both. The veils for the chalice and diskos are usually square with
four lappets hanging down the sides, so that when the veil is laid
out flat it will be shaped like a cross. The Aër is rectangular
and usually larger than the chalice veil used in the West. The Aër
also figures prominently in other liturgical respects.
4. Humeral veil :
The humeral veil is used in both Roman Catholic and Anglican Churches
during the liturgy of Exposition and Benediction of the Blessed
Sacrament, and on some other occasions when special respect is shown
to the Eucharist. From the Latin for "shoulders," it is
an oblong piece of cloth worn as a sort of shawl, used to symbolize
a more profound awareness of the respect due to the Eucharist by
shielding the celebrant's hands from actually contacting the vessel
holding the Eucharist, either a monstrance or ciborium, or in some
cases to shield the vessel itself from the eyes of participants.
It is worn only by bishops, priests or deacons.
5. Vimpa :
A vimpa is a veil or shawl worn over the shoulders of servers who
carry the miter and crosier in Roman Catholic liturgical functions
when they are not being used by the bishop.
6. Chancel veil :
In the early liturgies, there was often a veil that separated the
sanctuary from the rest of the church (again, based upon the biblical
description of the Tabernacle). In the Byzantine liturgy this veil
developed into the iconostasis, but a veil or curtain is still used
behind the Royal Doors (the main doors leading into the sanctuary),
and is opened and closed at specific times during the liturgy. In
the West, it developed into the Rood Veil, and later the Rood Screen,
and finally the chancel rail, the low sanctuary railing in those
churches that still have this. In some of the Eastern Churches (for
instance, the Syrian liturgy) the use of a veil across the entire
sanctuary has been retained.
7. Lenten veiling :
Some churches veil their crosses during Passiontide with a fine
semi-transparent mesh. The color of the veil may be black, red,
purple, or white, depending upon the liturgical day and practice
of the church. In traditional churches, there will sometimes be
curtains placed to either side of the altar.
The Veil of our Lady is a liturgical feast celebrating the protection
afforded by the intercessions of the Virgin Mary.
by women :
in the Restored Reformed Church of Doornspijk
of the Russian Orthodox Old-Rite Church wearing Christian headcoverings
Traditionally, in Christianity, women were enjoined to cover their
heads when praying both in church and at home, just as it was (and
still is) customary for men to remove their hat as a sign of respect.
Wearing a veil (also known as a headcovering) is seen as a sign
of humility before God, as well as a reminder of the bridal relationship
between Christ and the church. This practice is based on 1 Corinthians
11:4–16 in the Christian Bible, where St. Paul writes :
I praise you, brethren, that ye remember me in all things, and keep
the ordinances, as I delivered them to you. But I would have you
know, that the head of every man is Christ; and the head of the
woman is the man; and the head of Christ is God. Every man praying
or prophesying, having his head covered, dishonoureth his head.
But every woman that prayeth or prophesieth with her head uncovered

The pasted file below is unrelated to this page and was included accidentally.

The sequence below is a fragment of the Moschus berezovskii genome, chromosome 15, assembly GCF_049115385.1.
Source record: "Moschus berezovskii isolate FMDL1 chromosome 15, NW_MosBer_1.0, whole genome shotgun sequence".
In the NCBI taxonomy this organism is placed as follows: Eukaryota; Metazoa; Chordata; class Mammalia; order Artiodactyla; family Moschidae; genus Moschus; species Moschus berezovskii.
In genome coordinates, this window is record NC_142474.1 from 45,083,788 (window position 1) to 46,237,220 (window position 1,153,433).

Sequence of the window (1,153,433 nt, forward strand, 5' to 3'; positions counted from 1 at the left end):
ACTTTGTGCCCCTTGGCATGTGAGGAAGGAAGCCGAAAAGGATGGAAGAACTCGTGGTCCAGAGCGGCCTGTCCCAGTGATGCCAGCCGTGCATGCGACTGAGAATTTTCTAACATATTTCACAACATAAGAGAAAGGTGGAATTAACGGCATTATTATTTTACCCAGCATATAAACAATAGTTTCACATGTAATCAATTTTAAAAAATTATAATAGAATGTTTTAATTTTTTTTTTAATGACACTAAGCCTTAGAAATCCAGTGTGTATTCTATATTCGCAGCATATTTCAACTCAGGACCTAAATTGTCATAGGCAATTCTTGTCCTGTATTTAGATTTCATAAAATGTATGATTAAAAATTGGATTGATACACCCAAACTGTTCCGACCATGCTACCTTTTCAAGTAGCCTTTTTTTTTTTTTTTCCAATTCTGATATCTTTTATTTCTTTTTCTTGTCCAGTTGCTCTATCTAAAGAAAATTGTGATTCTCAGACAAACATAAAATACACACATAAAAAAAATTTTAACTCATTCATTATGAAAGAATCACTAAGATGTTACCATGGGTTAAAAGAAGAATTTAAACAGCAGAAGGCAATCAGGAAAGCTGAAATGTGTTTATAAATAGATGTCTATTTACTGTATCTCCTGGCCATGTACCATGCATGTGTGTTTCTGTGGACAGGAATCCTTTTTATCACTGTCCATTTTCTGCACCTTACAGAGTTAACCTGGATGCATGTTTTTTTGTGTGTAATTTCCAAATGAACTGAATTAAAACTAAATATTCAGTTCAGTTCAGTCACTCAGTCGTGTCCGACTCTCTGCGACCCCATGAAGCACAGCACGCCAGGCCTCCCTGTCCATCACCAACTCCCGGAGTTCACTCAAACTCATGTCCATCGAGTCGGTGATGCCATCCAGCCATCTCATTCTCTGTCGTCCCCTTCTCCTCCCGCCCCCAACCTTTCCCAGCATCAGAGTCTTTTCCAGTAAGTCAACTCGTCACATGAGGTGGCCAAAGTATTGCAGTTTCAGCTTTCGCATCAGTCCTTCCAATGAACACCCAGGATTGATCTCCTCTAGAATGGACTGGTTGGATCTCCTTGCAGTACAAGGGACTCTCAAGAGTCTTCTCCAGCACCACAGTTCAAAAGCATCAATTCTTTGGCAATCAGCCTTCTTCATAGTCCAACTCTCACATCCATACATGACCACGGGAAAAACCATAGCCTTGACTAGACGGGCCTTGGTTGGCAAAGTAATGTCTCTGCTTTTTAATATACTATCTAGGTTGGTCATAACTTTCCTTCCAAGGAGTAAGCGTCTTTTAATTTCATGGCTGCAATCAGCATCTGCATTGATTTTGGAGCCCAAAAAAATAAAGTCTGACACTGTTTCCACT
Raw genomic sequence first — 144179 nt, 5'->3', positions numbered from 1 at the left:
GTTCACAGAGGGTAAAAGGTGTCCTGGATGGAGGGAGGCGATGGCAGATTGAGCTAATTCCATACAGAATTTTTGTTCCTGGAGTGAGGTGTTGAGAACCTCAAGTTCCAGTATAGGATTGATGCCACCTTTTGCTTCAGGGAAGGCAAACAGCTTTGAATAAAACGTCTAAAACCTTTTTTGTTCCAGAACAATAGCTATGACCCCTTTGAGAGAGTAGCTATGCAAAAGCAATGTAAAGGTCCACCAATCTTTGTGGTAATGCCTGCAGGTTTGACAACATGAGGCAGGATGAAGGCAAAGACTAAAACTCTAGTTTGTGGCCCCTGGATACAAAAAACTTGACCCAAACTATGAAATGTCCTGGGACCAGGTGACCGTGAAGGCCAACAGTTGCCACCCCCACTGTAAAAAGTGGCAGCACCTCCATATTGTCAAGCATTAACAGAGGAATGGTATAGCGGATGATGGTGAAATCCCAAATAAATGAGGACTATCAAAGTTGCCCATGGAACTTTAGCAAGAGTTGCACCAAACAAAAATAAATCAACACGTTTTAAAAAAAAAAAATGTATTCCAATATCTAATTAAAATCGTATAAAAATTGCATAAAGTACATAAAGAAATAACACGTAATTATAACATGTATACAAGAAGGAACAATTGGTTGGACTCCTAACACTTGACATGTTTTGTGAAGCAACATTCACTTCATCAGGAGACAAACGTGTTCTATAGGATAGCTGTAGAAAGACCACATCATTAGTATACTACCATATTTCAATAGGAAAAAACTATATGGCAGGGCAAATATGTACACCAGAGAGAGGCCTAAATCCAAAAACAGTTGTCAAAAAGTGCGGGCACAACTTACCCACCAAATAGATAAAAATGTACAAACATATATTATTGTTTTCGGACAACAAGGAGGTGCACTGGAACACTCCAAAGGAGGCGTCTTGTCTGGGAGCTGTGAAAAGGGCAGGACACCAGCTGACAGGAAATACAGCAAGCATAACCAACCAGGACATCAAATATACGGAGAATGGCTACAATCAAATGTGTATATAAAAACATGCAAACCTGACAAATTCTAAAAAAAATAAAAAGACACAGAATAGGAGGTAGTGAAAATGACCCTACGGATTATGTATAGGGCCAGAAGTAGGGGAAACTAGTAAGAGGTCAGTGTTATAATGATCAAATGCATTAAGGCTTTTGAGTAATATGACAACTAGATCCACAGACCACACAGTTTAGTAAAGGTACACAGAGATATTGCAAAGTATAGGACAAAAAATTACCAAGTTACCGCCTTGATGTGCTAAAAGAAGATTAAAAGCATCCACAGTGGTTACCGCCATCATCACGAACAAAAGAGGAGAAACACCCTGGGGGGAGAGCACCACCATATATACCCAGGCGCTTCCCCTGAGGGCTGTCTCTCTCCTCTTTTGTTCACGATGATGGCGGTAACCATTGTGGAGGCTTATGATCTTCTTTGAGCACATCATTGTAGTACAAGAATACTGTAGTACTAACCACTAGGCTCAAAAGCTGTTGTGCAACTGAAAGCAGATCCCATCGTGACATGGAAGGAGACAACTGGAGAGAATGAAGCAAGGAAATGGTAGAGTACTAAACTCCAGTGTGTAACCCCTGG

dishonoureth her head: for that is even all one as if she were shaven.
For if the woman be not covered, let her also be shorn: but if it
be a shame for a woman to be shorn or shaven, let her be covered.
For a man indeed ought not to cover his head, forasmuch as he is
the image and glory of God: but the woman is the glory of the man.
For the man is not of the woman: but the woman of the man. Neither
was the man created for the woman; but the woman for the man. For
this cause ought the woman to have power on her head because of
the angels. Nevertheless neither is the man without the woman, neither
the woman without the man, in the Lord. For as the woman is of the
man, even so is the man also by the woman; but all things of God.
Judge in yourselves: is it comely that a woman pray unto God uncovered?
Doth not even nature itself teach you, that, if a man have long
hair, it is a shame unto him? But if a woman have long hair, it
is a glory to her: for her hair is given her for a covering. But
if any man seem to be contentious, we have no such custom, neither
the churches of God.
Western Europe and North America, from the arrival of Christianity
to those lands to the start of the 20th century, women in most mainstream
Christian denominations wore head coverings during church services
(often in the form of a scarf, cap, veil or hat). These included
many Anglican, Baptist, Catholic, Lutheran, Methodist, Presbyterian
Churches. In these denominations, the practice now continues in
isolated parishes where it is seen as a matter of etiquette, courtesy,
tradition or fashionable elegance.
veiling is still practiced, especially among those who wear plain
dress, such as Conservative Quakers and many Anabaptists (including
Mennonites, Hutterites, Old German Baptist Brethren, Apostolic Christians
and Amish). Moravian females wear a lace headcovering called a haube,
especially when serving as dieners. Many Holiness Christians who
practice the doctrine of outward holiness, also practice headcovering,
in addition to the Laestadian Lutheran Church, the Plymouth Brethren,
and the more conservative Scottish and Irish Presbyterian and Dutch
Reformed churches. Traditionalist Catholics still follow it, generally
as a matter of custom and biblically approved aptness; some also